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Is it the ninth time that's the charm? California legislators are hoping so, as they embark on yet another attempt at becoming the first to enact a state-wide ban on single-use plastic bags.
The bill was introduced by state Sen. Alex Padilla (D-Pacoima) on Jan. 24 at Command Packaging — a polyethylene bag and packaging manufacturer in Vernon, Calif. that opposed last year's version.
This time, the proposal seeks to addresses industry opposition to previous bag ban measures by creating a $2 million grant pool from state recycling funds. Plastic bag makers would be able to apply for grants to retrain workers or reorganize operations to make bags that would meet the new state-wide requirements.
Starting in July 1, 2015, Californians would pay at least 10 cents at grocery stores for each reusable plastic or recycled paper bag from the grocery store, and single-use plastic bags would be prohibited under the bill. "Reusable" bags would be defined as those rated for 125 uses and made of at least 20 percent recycled plastic at first, ultimately going up to 40 percent recycled content. In 2016, the prohibition would be extended to pharmacies and liquor stores.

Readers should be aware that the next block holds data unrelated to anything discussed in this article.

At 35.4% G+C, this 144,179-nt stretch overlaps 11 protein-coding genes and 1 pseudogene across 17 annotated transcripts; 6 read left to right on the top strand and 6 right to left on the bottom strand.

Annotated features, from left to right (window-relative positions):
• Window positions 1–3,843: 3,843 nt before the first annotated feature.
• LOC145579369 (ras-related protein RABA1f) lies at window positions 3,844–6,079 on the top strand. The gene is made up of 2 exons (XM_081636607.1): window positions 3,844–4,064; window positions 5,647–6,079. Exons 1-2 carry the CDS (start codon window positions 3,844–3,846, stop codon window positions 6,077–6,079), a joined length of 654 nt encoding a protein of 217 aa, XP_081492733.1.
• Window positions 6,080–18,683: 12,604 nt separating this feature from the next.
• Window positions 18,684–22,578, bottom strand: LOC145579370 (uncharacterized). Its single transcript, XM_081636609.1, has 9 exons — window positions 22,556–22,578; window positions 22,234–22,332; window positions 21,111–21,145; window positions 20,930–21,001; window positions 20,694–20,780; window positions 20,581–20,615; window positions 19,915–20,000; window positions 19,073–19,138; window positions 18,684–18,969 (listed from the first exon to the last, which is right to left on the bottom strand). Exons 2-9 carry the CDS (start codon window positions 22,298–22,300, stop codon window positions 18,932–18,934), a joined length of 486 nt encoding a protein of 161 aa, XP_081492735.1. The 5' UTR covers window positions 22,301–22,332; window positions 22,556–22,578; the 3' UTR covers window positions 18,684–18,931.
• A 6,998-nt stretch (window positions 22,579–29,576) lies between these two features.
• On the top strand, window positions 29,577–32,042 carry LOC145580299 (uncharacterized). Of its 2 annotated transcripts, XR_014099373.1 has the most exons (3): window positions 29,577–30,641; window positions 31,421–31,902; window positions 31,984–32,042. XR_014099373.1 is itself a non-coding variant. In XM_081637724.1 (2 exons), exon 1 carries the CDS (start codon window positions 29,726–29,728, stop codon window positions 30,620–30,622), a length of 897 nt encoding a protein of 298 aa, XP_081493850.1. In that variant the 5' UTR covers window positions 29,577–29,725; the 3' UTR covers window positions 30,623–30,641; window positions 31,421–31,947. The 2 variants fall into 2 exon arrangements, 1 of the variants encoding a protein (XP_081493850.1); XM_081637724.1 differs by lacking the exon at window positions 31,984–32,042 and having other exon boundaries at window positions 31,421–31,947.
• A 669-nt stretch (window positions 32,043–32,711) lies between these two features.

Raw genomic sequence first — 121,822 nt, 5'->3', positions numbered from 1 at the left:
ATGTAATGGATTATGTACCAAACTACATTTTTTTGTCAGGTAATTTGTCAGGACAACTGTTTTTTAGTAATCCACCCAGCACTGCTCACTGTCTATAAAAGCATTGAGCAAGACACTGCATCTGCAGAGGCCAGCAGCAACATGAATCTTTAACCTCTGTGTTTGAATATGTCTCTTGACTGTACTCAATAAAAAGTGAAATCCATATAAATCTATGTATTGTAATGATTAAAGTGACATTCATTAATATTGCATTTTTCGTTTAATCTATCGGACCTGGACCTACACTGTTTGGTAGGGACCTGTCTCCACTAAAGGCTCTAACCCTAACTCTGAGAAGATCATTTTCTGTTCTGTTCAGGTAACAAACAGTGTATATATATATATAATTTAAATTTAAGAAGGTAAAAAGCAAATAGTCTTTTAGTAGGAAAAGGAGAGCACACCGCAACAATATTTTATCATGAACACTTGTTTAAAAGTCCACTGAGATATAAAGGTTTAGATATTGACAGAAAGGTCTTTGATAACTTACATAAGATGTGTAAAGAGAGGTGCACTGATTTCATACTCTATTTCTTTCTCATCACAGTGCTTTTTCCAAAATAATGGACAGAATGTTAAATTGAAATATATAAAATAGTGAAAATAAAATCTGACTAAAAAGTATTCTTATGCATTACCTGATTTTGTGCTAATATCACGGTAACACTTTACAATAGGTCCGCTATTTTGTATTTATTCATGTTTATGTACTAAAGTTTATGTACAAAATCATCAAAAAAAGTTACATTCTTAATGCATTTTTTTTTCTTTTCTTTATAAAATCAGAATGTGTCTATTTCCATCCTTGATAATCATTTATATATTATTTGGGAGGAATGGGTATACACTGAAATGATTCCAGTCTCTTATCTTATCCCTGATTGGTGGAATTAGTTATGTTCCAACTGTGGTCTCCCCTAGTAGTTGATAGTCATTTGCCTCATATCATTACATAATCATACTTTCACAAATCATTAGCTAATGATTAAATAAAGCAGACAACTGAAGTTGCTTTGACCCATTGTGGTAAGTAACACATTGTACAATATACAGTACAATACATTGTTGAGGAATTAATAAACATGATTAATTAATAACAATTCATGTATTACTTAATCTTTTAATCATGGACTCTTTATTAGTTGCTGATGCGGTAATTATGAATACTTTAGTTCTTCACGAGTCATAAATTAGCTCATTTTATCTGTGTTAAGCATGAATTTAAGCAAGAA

Last year, a bill authored by Padilla would have phased-out single-use plastic bags in California grocery stores, convenience stores, liquor stores, and pharmacies. It fell three votes short of the 21 needed for passage in the state Senate.
Sens. Kevin deLeon (D-Los Angeles) and Ricado Lara (D-Bell Gardens), who led the opposition to Padilla's bill last year, are listed as supporters of the revised measure, as are perennial bag ban supporters Californians Against Waste.
But the American Progressive Bag Alliance (APBA), the trade association representing the American plastic bag manufacturing and recycling industry, is not as easily swayed.
"The plastic bag manufacturing industry is in no way supportive of this so-called 'deal' between Sens. Padilla and deLeon that's being reported, and we remain strongly opposed to this or any bill that seeks to ban the 100 percent-recyclable product our workers — including 2,000 Californians — make every day," said APBA Chairman Mark Daniels.
"While we've seen no actual bill language, the legislation announced today appears no different than anything we've seen in the past — it's yet another job-killing, big-grocer cash grab masquerading as an environmental bill. We are committed to working with legislators and stakeholders to find a workable solution that is environmentally responsible and protects jobs — but this bill, as described, totally misses the mark."
Plastic bag bans or taxes are already in effect in more than 80 counties and municipalities in California, including Los Angeles and San Francisco.